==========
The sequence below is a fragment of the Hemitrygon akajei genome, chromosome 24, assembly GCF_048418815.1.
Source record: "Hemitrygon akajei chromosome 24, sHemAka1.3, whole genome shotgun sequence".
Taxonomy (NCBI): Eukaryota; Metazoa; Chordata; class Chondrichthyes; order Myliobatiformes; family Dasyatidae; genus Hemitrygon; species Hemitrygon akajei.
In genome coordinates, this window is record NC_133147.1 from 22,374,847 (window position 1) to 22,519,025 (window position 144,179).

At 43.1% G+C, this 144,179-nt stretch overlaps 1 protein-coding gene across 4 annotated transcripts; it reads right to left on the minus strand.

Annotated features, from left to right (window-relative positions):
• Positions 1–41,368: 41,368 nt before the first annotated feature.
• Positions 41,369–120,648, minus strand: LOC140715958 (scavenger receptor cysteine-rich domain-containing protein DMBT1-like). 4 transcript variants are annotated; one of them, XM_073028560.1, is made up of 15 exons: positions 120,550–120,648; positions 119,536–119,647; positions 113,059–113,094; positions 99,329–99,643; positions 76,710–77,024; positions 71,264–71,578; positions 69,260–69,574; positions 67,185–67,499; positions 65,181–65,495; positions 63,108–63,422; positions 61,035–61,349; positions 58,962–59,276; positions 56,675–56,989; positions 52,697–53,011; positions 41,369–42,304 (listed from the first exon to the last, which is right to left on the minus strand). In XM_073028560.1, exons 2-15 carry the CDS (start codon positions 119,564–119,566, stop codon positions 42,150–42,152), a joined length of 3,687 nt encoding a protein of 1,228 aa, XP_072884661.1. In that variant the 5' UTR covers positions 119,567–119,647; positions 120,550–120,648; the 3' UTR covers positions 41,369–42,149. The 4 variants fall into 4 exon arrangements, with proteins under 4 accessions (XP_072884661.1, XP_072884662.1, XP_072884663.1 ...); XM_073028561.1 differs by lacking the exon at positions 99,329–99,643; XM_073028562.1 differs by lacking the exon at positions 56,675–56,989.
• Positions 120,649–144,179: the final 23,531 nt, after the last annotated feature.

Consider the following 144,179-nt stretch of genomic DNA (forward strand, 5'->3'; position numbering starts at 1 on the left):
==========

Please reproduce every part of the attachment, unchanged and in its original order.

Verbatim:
The sequence below is a fragment of the Hemitrygon akajei genome, chromosome 24, assembly GCF_048418815.1.
Source record: "Hemitrygon akajei chromosome 24, sHemAka1.3, whole genome shotgun sequence".
Taxonomy (NCBI): Eukaryota; Metazoa; Chordata; class Chondrichthyes; order Myliobatiformes; family Dasyatidae; genus Hemitrygon; species Hemitrygon akajei.
In genome coordinates, this window is record NC_133147.1 from 22,374,847 (window position 1) to 22,519,025 (window position 144,179).

At 43.1% G+C, this 144,179-nt stretch overlaps 1 protein-coding gene across 4 annotated transcripts; it reads right to left on the minus strand.

Annotated features, from left to right (window-relative positions):
• Positions 1–41,368: 41,368 nt before the first annotated feature.
• Positions 41,369–120,648, minus strand: LOC140715958 (scavenger receptor cysteine-rich domain-containing protein DMBT1-like). 4 transcript variants are annotated; one of them, XM_073028560.1, is made up of 15 exons: positions 120,550–120,648; positions 119,536–119,647; positions 113,059–113,094; positions 99,329–99,643; positions 76,710–77,024; positions 71,264–71,578; positions 69,260–69,574; positions 67,185–67,499; positions 65,181–65,495; positions 63,108–63,422; positions 61,035–61,349; positions 58,962–59,276; positions 56,675–56,989; positions 52,697–53,011; positions 41,369–42,304 (listed from the first exon to the last, which is right to left on the minus strand). In XM_073028560.1, exons 2-15 carry the CDS (start codon positions 119,564–119,566, stop codon positions 42,150–42,152), a joined length of 3,687 nt encoding a protein of 1,228 aa, XP_072884661.1. In that variant the 5' UTR covers positions 119,567–119,647; positions 120,550–120,648; the 3' UTR covers positions 41,369–42,149. The 4 variants fall into 4 exon arrangements, with proteins under 4 accessions (XP_072884661.1, XP_072884662.1, XP_072884663.1 ...); XM_073028561.1 differs by lacking the exon at positions 99,329–99,643; XM_073028562.1 differs by lacking the exon at positions 56,675–56,989.
• Positions 120,649–144,179: the final 23,531 nt, after the last annotated feature.

Consider the following 144,179-nt stretch of genomic DNA (forward strand, 5'->3'; position numbering starts at 1 on the left):